Wine glasses in literature

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Have you ever sat down in an English or world literature class and wondered, “This teacher or professor is asking what this word, object, or phrase means and why?” The world of literature is vast and encompasses many cultures and languages. Within these cultures, the study and knowledge of literature means a well educated person.

Followers of English and world literature are always looking for a way to find the meaning of words as metaphors, similes, or allusions. One of the items that a reader can find in literature is the wine glass. Wine glasses represent royalty, luxury, precious metals, and good taste.

These drinking vessels also symbolize drinking fine wine in a beautiful glass. The most recent use of the word cup is in the book Harry Potter and the Goblet of Fire by JK Rowlings. In the release of the fourth book in JK Rowling’s popular book series, the Goblet of Fire depicts a magical cup that chooses the names of contestants for a school competition. Edgar Allen Poe, William Shakespeare, and Irving Washington use wine glasses as inspiration, props, or metaphors in their writing. For example, William Shakespeare incorporates the glass of wine into one of his Macbeth soliloquies. Macbeth’s purpose was to poison the wine and use it in a murder plot.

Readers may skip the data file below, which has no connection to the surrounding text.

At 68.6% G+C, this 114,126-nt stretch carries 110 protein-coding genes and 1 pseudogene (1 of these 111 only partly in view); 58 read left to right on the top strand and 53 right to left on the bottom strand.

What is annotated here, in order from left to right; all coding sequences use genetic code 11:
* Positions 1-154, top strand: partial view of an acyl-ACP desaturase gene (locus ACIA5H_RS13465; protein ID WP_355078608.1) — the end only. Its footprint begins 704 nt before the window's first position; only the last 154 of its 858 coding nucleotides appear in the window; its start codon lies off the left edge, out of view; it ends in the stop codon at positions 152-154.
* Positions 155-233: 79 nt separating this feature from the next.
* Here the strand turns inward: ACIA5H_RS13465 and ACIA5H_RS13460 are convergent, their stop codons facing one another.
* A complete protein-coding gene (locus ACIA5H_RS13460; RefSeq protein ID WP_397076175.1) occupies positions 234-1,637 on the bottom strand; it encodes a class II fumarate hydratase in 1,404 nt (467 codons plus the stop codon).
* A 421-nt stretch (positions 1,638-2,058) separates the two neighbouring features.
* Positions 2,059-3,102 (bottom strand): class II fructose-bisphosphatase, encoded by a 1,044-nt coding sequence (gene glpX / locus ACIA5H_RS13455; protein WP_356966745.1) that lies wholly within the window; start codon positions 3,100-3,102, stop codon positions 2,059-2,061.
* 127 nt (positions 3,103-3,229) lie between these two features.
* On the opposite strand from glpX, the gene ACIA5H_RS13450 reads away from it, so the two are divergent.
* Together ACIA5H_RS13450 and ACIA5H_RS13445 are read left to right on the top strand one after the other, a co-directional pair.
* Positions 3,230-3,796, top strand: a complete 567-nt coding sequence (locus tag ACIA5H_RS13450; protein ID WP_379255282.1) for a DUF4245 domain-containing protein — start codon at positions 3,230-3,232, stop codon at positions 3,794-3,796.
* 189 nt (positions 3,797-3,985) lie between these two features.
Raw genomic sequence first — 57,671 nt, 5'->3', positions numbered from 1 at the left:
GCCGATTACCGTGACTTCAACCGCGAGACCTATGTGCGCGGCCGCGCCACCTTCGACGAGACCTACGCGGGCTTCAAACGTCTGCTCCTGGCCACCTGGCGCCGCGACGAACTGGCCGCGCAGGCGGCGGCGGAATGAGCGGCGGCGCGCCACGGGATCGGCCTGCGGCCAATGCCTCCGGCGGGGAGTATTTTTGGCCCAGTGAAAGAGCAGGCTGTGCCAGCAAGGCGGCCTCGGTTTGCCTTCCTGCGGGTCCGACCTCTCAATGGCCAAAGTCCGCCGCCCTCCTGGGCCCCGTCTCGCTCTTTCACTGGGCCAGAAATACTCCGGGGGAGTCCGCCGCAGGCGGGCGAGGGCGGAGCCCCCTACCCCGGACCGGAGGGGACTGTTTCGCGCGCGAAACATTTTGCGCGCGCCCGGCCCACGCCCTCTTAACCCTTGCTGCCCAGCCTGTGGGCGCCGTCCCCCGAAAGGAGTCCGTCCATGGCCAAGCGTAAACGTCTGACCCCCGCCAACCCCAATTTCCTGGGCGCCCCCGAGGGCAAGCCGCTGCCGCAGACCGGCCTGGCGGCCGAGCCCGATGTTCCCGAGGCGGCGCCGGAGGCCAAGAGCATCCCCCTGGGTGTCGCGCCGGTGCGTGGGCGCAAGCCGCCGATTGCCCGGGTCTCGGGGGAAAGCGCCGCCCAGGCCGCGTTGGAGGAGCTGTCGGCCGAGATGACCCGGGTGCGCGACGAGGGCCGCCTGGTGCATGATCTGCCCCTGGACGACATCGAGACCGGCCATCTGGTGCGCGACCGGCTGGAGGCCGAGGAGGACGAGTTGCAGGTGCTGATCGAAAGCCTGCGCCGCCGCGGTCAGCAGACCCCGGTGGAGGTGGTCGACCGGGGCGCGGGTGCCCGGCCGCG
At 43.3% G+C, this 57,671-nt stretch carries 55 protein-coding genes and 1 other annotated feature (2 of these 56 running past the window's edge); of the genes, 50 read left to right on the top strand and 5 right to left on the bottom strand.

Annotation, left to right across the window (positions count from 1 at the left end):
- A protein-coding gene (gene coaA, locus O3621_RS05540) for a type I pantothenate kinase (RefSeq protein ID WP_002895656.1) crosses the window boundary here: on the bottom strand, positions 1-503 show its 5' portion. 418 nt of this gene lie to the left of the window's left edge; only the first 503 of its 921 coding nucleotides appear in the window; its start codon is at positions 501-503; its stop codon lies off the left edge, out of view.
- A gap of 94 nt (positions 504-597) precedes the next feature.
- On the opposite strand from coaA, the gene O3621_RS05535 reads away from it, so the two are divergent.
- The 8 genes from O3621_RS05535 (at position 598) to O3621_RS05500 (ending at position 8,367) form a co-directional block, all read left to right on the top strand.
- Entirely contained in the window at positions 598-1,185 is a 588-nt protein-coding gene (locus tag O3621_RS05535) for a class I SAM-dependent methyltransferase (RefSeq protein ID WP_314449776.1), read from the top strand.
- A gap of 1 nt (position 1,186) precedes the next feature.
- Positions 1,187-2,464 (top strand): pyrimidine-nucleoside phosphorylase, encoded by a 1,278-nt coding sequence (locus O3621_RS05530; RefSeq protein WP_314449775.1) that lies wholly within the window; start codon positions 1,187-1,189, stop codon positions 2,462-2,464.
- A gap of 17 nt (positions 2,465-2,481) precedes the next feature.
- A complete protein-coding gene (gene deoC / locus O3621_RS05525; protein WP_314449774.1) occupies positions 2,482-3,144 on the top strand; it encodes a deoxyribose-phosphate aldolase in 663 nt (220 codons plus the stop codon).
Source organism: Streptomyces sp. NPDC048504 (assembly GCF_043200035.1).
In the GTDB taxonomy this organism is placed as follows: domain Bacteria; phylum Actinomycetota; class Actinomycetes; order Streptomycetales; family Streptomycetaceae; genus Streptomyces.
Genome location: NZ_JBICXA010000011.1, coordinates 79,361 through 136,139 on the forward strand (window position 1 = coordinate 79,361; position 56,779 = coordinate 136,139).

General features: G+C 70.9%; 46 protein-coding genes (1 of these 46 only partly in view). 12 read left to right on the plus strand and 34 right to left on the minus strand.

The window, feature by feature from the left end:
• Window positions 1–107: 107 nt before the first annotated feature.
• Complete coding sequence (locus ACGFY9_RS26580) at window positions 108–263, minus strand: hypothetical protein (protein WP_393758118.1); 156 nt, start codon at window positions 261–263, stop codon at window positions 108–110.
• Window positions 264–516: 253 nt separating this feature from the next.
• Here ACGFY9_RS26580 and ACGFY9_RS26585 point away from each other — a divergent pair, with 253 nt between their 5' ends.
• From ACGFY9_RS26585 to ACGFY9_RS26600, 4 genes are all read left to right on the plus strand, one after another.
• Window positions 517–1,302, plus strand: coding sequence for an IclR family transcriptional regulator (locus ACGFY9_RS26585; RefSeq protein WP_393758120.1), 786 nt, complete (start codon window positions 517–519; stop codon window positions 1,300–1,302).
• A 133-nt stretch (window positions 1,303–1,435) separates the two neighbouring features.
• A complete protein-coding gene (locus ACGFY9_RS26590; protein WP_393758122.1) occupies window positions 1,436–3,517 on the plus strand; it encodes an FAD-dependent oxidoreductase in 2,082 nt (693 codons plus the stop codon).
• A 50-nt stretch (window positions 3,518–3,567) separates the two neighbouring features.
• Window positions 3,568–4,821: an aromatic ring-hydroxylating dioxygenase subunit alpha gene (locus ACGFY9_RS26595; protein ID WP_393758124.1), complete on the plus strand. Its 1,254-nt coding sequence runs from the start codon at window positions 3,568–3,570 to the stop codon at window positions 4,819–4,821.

Wine glasses are used in ceremonies, celebrations, to seal business deals, to describe a beautiful woman, and as a prized possession for an individual or monarch. Pablo Neruda wrote a poem that says: “Never a drink has contained you.” Neruda is alluding to the best wine glass filled with the best of wines. In literature, it is about how the reader interprets the meaning of the object.

In Christianity, the Holy Chalice (wine cup) is the cup that Jesus used at the last supper to serve wine to his disciples. In Wicca, the chalice is used to represent femininity, leading to procreation. Its relevance in literature is embedded in the story. Who would have ever thought that a glass like the wine glass would be highly represented in literature.

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